Elizabeth Peratrovich silenced the floor of the Alaska Territorial Senate in 1945 when she shamed legislators into passing an anti-discrimination act.
Cecelia Kunz, who knew Peratrovich and worked with her in the Alaska Native Sisterhood, silenced an equally large crowd Monday night, including some lawmakers. But the attendees celebrating Peratrovich's life at the Alaska Native Brotherhood Hall were silenced with awe, rather than shame.
"They said lots of things about us, those lawmakers," said Kunz, who sat with Peratrovich in the Senate chambers when Peratrovich made her famous speech. "They called us savage. They called us all kinds of names. ... (Peratrovich) cried, and I cried along with her."
Kunz was honored with an Elizabeth Peratrovich Award at the annual celebration of Peratrovich's life. She barely whispered her thank-you speech from a wheelchair, a microphone held to her lips by one of her young relatives.
"I'm just so glad to take part in what's going on for this woman," she said. "She was important. A lot of things she said, they went over big."
More than 400 people packed the ANB Hall Monday evening to honor Peratrovich, recognize other influential leaders and celebrate Native culture, sustained for young Natives in part by immersion programs and dance groups at public schools.
"The focus of the night is education," said Emma Widmark, first vice president of ANS Camp 2 in Juneau. She organized the celebration with the help of about 30 volunteers.
"Education was a passion for Elizabeth Peratrovich," Widmark said. "She believed profoundly in education and she worked her life to provide educational opportunities for Native people."
Students from the Mendenhall River Community School and Riverbend Elementary School received a standing ovation for a dance they performed in Peratrovich's honor.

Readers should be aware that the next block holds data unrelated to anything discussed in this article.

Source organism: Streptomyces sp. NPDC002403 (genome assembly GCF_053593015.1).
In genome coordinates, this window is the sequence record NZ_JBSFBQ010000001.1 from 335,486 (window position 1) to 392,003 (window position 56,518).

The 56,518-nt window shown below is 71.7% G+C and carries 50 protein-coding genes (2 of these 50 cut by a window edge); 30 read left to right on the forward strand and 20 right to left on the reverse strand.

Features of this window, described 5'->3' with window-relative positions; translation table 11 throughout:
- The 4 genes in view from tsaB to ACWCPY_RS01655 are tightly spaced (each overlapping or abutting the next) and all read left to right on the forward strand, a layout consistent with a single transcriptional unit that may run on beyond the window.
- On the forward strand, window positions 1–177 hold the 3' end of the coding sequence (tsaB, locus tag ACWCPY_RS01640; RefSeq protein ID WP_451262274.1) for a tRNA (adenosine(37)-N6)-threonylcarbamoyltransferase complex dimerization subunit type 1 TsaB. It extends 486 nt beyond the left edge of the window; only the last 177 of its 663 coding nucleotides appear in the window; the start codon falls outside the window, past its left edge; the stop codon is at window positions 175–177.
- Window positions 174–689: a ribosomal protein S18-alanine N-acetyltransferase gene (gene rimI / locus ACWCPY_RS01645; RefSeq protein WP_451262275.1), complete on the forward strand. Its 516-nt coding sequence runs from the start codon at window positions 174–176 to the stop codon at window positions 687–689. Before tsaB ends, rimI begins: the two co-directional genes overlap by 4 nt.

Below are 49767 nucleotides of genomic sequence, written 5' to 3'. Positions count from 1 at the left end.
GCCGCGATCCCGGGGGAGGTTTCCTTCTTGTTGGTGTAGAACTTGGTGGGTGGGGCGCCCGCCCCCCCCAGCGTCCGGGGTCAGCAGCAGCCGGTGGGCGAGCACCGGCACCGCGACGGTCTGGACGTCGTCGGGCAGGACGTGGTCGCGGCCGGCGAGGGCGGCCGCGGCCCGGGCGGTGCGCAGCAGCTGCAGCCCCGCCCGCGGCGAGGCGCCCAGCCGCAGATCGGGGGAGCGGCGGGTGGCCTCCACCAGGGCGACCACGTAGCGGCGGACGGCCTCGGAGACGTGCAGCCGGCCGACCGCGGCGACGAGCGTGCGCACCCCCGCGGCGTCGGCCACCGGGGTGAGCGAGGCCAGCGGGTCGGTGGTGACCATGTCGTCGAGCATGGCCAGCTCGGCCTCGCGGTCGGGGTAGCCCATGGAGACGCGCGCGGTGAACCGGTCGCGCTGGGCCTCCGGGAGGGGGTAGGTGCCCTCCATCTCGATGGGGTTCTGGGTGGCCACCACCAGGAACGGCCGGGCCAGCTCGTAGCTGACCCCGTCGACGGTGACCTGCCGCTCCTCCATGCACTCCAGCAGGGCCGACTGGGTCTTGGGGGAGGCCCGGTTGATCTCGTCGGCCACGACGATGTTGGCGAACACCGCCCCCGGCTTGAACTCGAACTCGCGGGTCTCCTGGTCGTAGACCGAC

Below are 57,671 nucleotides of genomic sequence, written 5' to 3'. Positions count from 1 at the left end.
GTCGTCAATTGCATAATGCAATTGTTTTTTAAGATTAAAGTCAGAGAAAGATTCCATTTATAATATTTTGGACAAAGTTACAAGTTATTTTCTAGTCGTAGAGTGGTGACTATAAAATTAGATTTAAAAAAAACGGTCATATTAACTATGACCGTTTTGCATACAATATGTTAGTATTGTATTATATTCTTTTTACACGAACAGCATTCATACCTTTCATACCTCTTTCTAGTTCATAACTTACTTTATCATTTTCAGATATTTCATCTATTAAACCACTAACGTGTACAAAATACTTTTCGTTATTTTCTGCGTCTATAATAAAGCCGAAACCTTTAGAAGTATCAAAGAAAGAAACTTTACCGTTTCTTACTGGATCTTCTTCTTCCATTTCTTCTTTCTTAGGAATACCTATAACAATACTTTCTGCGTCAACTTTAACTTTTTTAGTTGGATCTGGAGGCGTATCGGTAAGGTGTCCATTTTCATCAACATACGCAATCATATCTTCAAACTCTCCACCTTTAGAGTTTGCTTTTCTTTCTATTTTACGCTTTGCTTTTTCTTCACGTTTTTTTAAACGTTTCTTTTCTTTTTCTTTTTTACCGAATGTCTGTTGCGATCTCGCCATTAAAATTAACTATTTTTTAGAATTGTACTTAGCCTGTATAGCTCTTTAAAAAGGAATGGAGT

Harborview Elementary School students from the school's Tlingit immersion class sang a song they wrote about Peratrovich.
Tony Stevens, a student at the University of Alaska Fairbanks, read an essay he introduced as "quite funny Native humor." In it, history was reversed and Natives had forced white people to live on reservations and to attend boarding schools in which they could speak only Native languages.
"I think about how different our world would have played out this way," Stevens said after reading his essay.
"Elizabeth Peratrovich is the Martin Luther King of Natives, I guess you could call it," he said. "We need to all stick together. We're all Native. If you guys have something to say, don't be silent about it."
Sky Dunlap, a member of the Juneau-Douglas High School Early Scholars program, volunteered to help serve the meal at the celebration because she wanted to learn more about Peratrovich.
"I know my parents used to take me to Elizabeth Peratrovich dinners when I was young, but I don't remember much," she said.
Gatherings such as the annual Elizabeth Peratrovich dinner can be powerful experiences for Alaska Natives, said Ishmael Hope, whose mother taught him at a young age about the works of Elizabeth Peratrovich.
"It's everyone working together to do something," he said. "It's a partnership, and wherever there's a partnership things get strong."
Christine Schmid can be reached at firstname.lastname@example.org.
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